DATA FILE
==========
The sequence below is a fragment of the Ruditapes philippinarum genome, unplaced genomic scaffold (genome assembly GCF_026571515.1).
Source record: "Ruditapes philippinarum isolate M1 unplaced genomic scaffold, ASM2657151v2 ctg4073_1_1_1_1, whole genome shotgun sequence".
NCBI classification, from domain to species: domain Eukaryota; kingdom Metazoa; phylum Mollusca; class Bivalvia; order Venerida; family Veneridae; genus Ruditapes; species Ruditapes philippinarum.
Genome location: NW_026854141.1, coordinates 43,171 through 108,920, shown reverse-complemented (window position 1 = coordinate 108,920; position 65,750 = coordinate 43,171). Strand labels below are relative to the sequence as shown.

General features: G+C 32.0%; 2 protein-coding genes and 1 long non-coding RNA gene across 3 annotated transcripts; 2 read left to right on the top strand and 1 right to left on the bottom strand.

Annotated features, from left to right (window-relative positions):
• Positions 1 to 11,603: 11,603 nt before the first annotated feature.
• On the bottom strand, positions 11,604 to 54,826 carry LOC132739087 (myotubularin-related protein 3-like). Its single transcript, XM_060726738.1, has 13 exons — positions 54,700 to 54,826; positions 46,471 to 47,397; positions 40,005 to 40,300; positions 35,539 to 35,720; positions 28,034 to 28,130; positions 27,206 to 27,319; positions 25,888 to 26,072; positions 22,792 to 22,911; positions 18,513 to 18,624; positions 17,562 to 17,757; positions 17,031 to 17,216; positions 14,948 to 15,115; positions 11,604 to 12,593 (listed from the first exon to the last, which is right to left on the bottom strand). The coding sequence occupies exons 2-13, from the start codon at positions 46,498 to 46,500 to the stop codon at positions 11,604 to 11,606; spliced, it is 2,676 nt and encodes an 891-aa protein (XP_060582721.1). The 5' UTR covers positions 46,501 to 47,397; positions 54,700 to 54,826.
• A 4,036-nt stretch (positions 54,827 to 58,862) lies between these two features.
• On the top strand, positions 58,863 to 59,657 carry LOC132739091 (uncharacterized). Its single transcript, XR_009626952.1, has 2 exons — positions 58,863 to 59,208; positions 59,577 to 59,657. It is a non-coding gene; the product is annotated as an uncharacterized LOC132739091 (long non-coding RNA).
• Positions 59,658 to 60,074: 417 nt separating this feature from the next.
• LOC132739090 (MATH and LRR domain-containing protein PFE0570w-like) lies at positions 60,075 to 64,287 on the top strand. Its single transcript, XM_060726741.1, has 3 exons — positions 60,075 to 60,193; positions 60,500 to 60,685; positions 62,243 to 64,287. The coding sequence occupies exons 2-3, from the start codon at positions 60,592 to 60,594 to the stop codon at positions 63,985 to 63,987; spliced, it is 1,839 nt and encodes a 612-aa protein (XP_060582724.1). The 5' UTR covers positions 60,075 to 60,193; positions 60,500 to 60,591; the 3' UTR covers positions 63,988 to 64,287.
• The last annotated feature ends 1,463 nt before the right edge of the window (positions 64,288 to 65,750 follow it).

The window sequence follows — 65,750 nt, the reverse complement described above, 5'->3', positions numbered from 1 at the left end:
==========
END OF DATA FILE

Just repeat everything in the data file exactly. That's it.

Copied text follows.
The sequence below is a fragment of the Ruditapes philippinarum genome, unplaced genomic scaffold (genome assembly GCF_026571515.1).
Source record: "Ruditapes philippinarum isolate M1 unplaced genomic scaffold, ASM2657151v2 ctg4073_1_1_1_1, whole genome shotgun sequence".
NCBI classification, from domain to species: domain Eukaryota; kingdom Metazoa; phylum Mollusca; class Bivalvia; order Venerida; family Veneridae; genus Ruditapes; species Ruditapes philippinarum.
Genome location: NW_026854141.1, coordinates 43,171 through 108,920, shown reverse-complemented (window position 1 = coordinate 108,920; position 65,750 = coordinate 43,171). Strand labels below are relative to the sequence as shown.

General features: G+C 32.0%; 2 protein-coding genes and 1 long non-coding RNA gene across 3 annotated transcripts; 2 read left to right on the top strand and 1 right to left on the bottom strand.

Annotated features, from left to right (window-relative positions):
• Positions 1 to 11,603: 11,603 nt before the first annotated feature.
• On the bottom strand, positions 11,604 to 54,826 carry LOC132739087 (myotubularin-related protein 3-like). Its single transcript, XM_060726738.1, has 13 exons — positions 54,700 to 54,826; positions 46,471 to 47,397; positions 40,005 to 40,300; positions 35,539 to 35,720; positions 28,034 to 28,130; positions 27,206 to 27,319; positions 25,888 to 26,072; positions 22,792 to 22,911; positions 18,513 to 18,624; positions 17,562 to 17,757; positions 17,031 to 17,216; positions 14,948 to 15,115; positions 11,604 to 12,593 (listed from the first exon to the last, which is right to left on the bottom strand). The coding sequence occupies exons 2-13, from the start codon at positions 46,498 to 46,500 to the stop codon at positions 11,604 to 11,606; spliced, it is 2,676 nt and encodes an 891-aa protein (XP_060582721.1). The 5' UTR covers positions 46,501 to 47,397; positions 54,700 to 54,826.
• A 4,036-nt stretch (positions 54,827 to 58,862) lies between these two features.
• On the top strand, positions 58,863 to 59,657 carry LOC132739091 (uncharacterized). Its single transcript, XR_009626952.1, has 2 exons — positions 58,863 to 59,208; positions 59,577 to 59,657. It is a non-coding gene; the product is annotated as an uncharacterized LOC132739091 (long non-coding RNA).
• Positions 59,658 to 60,074: 417 nt separating this feature from the next.
• LOC132739090 (MATH and LRR domain-containing protein PFE0570w-like) lies at positions 60,075 to 64,287 on the top strand. Its single transcript, XM_060726741.1, has 3 exons — positions 60,075 to 60,193; positions 60,500 to 60,685; positions 62,243 to 64,287. The coding sequence occupies exons 2-3, from the start codon at positions 60,592 to 60,594 to the stop codon at positions 63,985 to 63,987; spliced, it is 1,839 nt and encodes a 612-aa protein (XP_060582724.1). The 5' UTR covers positions 60,075 to 60,193; positions 60,500 to 60,591; the 3' UTR covers positions 63,988 to 64,287.
• The last annotated feature ends 1,463 nt before the right edge of the window (positions 64,288 to 65,750 follow it).

The window sequence follows — 65,750 nt, the reverse complement described above, 5'->3', positions numbered from 1 at the left end: